Analysis of regional effects on market segment production
Moffitt, James D.
Whitaker, Lyn R.
House, Jeffrey B.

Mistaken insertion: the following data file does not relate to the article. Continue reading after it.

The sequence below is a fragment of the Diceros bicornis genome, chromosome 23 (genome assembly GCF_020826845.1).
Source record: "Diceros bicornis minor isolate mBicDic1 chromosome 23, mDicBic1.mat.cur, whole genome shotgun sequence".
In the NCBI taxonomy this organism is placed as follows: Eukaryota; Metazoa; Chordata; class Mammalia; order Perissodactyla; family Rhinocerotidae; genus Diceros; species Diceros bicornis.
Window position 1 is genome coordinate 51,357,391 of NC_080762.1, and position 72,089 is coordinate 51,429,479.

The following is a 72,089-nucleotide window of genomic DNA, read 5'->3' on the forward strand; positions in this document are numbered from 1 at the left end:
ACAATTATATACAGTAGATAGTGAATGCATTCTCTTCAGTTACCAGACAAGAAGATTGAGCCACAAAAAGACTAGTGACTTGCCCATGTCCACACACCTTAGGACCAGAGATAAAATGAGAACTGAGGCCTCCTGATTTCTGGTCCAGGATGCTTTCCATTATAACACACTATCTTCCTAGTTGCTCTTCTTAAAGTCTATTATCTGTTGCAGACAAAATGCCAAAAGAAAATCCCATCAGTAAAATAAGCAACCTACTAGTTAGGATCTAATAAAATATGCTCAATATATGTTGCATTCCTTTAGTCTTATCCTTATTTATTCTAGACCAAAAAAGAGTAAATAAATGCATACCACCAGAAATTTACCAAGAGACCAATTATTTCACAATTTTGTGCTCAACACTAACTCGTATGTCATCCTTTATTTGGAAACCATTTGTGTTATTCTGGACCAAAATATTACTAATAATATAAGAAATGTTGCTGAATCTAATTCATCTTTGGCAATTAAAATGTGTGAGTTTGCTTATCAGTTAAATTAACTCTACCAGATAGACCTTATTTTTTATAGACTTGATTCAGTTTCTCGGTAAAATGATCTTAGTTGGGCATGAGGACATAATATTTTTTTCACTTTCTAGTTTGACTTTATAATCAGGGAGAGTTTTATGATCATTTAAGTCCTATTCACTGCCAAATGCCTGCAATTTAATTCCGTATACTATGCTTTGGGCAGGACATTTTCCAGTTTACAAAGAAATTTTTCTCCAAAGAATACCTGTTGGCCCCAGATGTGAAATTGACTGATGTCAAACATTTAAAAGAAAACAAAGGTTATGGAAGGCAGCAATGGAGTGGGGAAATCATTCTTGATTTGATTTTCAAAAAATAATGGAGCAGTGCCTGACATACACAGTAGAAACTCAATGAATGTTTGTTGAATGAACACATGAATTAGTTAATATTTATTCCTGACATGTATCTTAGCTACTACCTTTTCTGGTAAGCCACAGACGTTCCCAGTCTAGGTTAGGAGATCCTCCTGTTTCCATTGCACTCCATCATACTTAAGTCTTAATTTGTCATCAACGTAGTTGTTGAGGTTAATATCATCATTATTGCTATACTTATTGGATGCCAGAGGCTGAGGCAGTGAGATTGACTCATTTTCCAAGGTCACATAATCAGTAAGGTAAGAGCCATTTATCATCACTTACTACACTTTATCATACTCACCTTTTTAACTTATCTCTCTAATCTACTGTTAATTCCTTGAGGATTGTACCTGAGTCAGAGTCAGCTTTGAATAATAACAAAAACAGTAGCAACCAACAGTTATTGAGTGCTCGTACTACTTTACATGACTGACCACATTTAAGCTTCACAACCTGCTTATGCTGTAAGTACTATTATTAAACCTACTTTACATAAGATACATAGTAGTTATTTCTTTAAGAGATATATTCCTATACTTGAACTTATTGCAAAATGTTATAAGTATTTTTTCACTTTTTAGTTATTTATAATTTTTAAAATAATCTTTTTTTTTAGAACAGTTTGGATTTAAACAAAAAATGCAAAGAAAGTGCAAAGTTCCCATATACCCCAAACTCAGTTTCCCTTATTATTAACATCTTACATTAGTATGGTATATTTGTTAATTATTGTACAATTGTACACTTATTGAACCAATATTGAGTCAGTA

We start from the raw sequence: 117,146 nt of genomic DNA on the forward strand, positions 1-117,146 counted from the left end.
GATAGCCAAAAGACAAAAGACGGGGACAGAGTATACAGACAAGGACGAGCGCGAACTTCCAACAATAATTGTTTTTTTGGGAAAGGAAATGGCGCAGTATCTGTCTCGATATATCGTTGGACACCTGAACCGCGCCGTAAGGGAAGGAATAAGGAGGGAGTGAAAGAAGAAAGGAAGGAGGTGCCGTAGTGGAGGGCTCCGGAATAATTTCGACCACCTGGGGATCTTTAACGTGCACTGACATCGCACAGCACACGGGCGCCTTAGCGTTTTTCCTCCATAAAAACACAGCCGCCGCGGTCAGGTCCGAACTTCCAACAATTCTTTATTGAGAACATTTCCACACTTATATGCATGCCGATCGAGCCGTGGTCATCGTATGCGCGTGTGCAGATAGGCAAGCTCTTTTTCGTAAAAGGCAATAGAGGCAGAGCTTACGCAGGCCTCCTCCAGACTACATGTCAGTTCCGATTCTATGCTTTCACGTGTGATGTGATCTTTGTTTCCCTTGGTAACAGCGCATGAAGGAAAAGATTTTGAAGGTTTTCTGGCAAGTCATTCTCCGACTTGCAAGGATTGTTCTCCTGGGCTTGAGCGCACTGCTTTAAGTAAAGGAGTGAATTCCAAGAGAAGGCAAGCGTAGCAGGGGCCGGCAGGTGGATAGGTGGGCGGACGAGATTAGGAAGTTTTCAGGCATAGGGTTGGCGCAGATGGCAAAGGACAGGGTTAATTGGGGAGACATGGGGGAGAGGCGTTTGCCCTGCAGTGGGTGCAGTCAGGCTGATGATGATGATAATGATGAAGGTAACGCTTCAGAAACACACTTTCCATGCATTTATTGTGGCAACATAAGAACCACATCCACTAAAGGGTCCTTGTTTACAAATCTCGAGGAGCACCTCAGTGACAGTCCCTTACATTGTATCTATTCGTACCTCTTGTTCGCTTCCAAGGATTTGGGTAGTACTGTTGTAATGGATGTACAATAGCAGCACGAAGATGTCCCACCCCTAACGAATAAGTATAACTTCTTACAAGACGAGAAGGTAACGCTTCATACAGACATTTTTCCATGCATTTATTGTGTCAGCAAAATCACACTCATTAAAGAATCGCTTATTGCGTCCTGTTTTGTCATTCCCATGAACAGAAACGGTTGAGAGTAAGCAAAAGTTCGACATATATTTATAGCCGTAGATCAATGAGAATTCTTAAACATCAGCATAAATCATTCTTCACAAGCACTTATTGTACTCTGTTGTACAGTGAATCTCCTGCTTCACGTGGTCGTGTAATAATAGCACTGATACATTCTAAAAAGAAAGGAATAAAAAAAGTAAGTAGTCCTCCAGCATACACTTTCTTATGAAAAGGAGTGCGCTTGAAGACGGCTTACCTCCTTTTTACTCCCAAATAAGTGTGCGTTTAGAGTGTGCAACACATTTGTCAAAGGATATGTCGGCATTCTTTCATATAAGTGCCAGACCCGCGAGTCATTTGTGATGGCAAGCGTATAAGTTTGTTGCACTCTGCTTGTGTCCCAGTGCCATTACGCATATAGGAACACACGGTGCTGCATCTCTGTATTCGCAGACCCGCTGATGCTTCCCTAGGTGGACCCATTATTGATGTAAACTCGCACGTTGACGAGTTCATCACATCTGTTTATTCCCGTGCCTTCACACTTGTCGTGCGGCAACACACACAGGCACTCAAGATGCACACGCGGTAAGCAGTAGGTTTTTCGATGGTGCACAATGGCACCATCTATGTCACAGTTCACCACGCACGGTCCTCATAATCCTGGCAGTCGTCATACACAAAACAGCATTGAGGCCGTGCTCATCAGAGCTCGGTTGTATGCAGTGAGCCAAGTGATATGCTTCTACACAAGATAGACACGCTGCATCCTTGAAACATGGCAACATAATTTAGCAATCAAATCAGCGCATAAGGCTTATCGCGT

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This thesis develops a data-driven statistical model capable of identifying regional factors that affect the number of United States Army Recruiting Command (USAREC) accessions in Potential Rating Index Zip Code Market New Evolution (PRIZM NE) market segments. This model will aid USAREC G2 analysts involved in conducting recruiting market intelligence. Market intelligence helps the commander visualize the performance of subordinate units within their market and provides recommendations for use and expansion. This thesis first attempts to establish that a single high-assessing PRIZM NE market segment, Segment 32, does not access recruits at the same rate across regions. This thesis then develops general linear regression and gradient boosted decision tree models to determine the regional factors that contribute to the variance of recruit production. In particular, the gradient boosted decision tree delivers predictive results that allow analysts to identify regions that have underperforming accession rates compared to the national average. The recommendation of this thesis is that the USAREC implement the gradient boosted decision trees for use in G2 market analysis.
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